Men’s Basketball NET Changes Follow Women’s Announcement
Last week, the NCAA announced that its women’s basketball committee would move to the NCAA Evaluation Tool (NET) as a primary metric in assisting the selection and seeding process for teams in the women’s basketball tournament.
The announcement did have one slightly puzzling aspect, as the women’s version of the NET was billed as using only two of the factors that the men’s version had employed for the past two seasons.
However, late on Monday, the NCAA pulled the two sides of the hoop house back in line with the announcement that the men’s version to be employed in the upcoming season will only use the same two factors.
Gone are the winning percentage, adjusted winning percentage and capped scoring margin factors. Remaining in the NET are the Team Value Index (TVI) and the adjusted net efficiency rating.
According to the NCAA, the TVI is “a result-based feature that rewards teams for beating quality opponents, particularly away from home. The adjusted efficiency is a team’s net efficiency, adjusted for strength of opponent and location (home/away/neutral) across all games played.”
Without question, the location of games played, and winning on the road and on neutral courts, will become even more important in this version of the net, as location is part of both of the remaining metrics.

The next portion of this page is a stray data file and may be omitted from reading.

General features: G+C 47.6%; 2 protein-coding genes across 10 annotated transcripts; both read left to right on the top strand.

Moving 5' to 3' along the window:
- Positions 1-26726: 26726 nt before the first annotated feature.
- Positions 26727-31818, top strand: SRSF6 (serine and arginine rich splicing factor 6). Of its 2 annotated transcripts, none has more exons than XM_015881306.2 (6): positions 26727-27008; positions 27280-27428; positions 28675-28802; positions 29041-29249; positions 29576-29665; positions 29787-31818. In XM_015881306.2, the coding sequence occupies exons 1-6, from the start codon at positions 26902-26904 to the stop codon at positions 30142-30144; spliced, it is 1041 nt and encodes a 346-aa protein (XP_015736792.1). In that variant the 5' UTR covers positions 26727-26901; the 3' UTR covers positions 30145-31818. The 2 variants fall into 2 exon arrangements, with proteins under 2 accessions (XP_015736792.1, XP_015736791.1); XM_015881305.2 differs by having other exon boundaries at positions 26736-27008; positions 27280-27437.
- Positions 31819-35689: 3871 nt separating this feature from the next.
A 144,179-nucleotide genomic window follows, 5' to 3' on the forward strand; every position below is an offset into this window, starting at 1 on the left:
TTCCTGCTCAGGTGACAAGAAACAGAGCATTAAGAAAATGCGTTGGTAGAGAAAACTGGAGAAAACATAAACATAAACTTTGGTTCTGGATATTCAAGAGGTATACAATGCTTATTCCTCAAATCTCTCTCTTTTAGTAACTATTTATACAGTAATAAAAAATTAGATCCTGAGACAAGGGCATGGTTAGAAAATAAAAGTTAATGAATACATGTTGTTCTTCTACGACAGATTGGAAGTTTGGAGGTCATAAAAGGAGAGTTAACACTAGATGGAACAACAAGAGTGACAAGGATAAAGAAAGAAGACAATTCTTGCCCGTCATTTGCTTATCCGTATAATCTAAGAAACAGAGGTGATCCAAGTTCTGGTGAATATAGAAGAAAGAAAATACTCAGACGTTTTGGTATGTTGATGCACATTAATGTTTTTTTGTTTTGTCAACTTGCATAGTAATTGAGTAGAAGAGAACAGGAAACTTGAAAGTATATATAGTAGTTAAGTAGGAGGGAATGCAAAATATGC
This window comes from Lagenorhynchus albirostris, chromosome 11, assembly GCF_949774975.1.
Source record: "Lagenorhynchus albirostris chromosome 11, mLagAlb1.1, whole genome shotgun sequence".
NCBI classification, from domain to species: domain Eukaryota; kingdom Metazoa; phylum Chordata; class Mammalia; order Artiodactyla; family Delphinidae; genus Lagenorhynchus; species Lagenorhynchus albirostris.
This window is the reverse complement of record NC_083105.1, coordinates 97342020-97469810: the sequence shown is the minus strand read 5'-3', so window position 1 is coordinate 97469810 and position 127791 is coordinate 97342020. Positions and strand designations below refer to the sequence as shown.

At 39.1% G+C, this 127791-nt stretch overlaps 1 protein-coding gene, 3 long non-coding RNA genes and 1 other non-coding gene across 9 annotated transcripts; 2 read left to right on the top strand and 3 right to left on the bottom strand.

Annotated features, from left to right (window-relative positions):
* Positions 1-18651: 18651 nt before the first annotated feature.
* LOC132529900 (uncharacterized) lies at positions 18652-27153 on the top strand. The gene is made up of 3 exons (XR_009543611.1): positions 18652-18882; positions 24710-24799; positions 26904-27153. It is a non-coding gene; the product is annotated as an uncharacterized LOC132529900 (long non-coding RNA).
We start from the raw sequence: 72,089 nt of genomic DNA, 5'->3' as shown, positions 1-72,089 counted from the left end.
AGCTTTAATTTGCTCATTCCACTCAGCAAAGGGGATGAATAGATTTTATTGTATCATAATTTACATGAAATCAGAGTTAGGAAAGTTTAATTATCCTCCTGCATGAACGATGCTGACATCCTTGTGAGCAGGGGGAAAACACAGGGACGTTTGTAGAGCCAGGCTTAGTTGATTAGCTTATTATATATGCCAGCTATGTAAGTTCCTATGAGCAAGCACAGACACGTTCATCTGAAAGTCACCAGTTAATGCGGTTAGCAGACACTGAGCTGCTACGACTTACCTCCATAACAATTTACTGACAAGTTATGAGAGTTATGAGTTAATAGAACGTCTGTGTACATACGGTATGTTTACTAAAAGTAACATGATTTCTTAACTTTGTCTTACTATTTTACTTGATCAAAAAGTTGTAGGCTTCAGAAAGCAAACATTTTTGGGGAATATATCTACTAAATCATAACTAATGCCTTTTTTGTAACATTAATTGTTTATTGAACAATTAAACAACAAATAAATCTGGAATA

In last year’s version of the NET, home wins were valued as 0.6 of a win in strength of schedule calculations, while neutral site wins were at 1.0 and road wins at 1.4. While that adjusted winning percentage is no longer included, this year’s version of the NET, employs the same sort of logic. The NCAA expounds:
“For example, a given efficiency value (net points per 100 possessions) against stronger opposition rates higher than the same efficiency against lesser opponents and having a certain efficiency on the road rates higher than the same efficiency at home.
Strength of schedule is also getting a makeover, making it more difficult to pile up strength of schedule points by defeating weak teams on the road. The NET will now rate every game on a team’s schedule for how hard it would be for an NCAA tournament-caliber team to win. It considers opponent strength and site of each game, assigning each game a difficulty score. Aggregating these across all games results in an overall expected win percentage versus a team’s schedule, which can be ranked to get a better measure of the strength of schedule.
The NCAA continues to guard the details of the its TVI and adjusted efficiency metrics, making it impossible to reproduce them or study the effects of different scores or results.